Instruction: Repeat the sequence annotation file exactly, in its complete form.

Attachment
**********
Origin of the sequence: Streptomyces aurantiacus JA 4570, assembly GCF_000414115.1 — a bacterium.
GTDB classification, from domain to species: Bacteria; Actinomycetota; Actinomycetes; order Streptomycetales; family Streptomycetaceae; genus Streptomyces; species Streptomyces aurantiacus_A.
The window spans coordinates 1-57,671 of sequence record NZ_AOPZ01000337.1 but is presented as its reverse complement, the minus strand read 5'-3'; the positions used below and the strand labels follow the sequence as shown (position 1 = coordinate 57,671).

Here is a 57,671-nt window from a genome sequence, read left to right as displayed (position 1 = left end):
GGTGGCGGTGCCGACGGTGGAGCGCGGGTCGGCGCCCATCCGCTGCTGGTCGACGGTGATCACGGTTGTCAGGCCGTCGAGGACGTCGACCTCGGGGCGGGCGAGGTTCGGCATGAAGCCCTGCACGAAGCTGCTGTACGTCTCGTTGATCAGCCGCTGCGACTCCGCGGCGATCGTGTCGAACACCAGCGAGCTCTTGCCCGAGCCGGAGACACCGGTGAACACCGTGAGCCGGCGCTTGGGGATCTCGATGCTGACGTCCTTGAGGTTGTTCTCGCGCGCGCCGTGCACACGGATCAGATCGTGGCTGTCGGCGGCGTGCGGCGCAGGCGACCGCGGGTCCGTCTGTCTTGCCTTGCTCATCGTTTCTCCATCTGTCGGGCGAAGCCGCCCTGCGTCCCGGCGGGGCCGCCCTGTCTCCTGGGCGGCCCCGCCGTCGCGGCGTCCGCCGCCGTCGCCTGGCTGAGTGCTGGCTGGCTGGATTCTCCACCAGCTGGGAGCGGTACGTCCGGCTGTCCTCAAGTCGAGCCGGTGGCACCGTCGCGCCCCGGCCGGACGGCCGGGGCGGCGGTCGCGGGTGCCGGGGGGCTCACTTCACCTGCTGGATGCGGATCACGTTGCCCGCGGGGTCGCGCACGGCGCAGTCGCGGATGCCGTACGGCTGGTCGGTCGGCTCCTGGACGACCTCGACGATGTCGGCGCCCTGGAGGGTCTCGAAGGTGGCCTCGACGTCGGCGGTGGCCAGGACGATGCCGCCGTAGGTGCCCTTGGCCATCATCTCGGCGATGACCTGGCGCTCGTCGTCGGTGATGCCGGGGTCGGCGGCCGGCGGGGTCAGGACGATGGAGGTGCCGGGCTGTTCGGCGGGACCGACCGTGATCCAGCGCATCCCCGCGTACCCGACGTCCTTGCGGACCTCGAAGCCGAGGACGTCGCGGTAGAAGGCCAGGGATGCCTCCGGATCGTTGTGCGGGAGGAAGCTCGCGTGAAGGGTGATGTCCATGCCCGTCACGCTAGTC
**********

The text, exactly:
Origin of the sequence: Streptomyces aurantiacus JA 4570, assembly GCF_000414115.1 — a bacterium.
GTDB classification, from domain to species: Bacteria; Actinomycetota; Actinomycetes; order Streptomycetales; family Streptomycetaceae; genus Streptomyces; species Streptomyces aurantiacus_A.
The window spans coordinates 1-57,671 of sequence record NZ_AOPZ01000337.1 but is presented as its reverse complement, the minus strand read 5'-3'; the positions used below and the strand labels follow the sequence as shown (position 1 = coordinate 57,671).

Here is a 57,671-nt window from a genome sequence, read left to right as displayed (position 1 = left end):
GGTGGCGGTGCCGACGGTGGAGCGCGGGTCGGCGCCCATCCGCTGCTGGTCGACGGTGATCACGGTTGTCAGGCCGTCGAGGACGTCGACCTCGGGGCGGGCGAGGTTCGGCATGAAGCCCTGCACGAAGCTGCTGTACGTCTCGTTGATCAGCCGCTGCGACTCCGCGGCGATCGTGTCGAACACCAGCGAGCTCTTGCCCGAGCCGGAGACACCGGTGAACACCGTGAGCCGGCGCTTGGGGATCTCGATGCTGACGTCCTTGAGGTTGTTCTCGCGCGCGCCGTGCACACGGATCAGATCGTGGCTGTCGGCGGCGTGCGGCGCAGGCGACCGCGGGTCCGTCTGTCTTGCCTTGCTCATCGTTTCTCCATCTGTCGGGCGAAGCCGCCCTGCGTCCCGGCGGGGCCGCCCTGTCTCCTGGGCGGCCCCGCCGTCGCGGCGTCCGCCGCCGTCGCCTGGCTGAGTGCTGGCTGGCTGGATTCTCCACCAGCTGGGAGCGGTACGTCCGGCTGTCCTCAAGTCGAGCCGGTGGCACCGTCGCGCCCCGGCCGGACGGCCGGGGCGGCGGTCGCGGGTGCCGGGGGGCTCACTTCACCTGCTGGATGCGGATCACGTTGCCCGCGGGGTCGCGCACGGCGCAGTCGCGGATGCCGTACGGCTGGTCGGTCGGCTCCTGGACGACCTCGACGATGTCGGCGCCCTGGAGGGTCTCGAAGGTGGCCTCGACGTCGGCGGTGGCCAGGACGATGCCGCCGTAGGTGCCCTTGGCCATCATCTCGGCGATGACCTGGCGCTCGTCGTCGGTGATGCCGGGGTCGGCGGCCGGCGGGGTCAGGACGATGGAGGTGCCGGGCTGTTCGGCGGGACCGACCGTGATCCAGCGCATCCCCGCGTACCCGACGTCCTTGCGGACCTCGAAGCCGAGGACGTCGCGGTAGAAGGCCAGGGATGCCTCCGGATCGTTGTGCGGGAGGAAGCTCGCGTGAAGGGTGATGTCCATGCCCGTCACGCTAGTC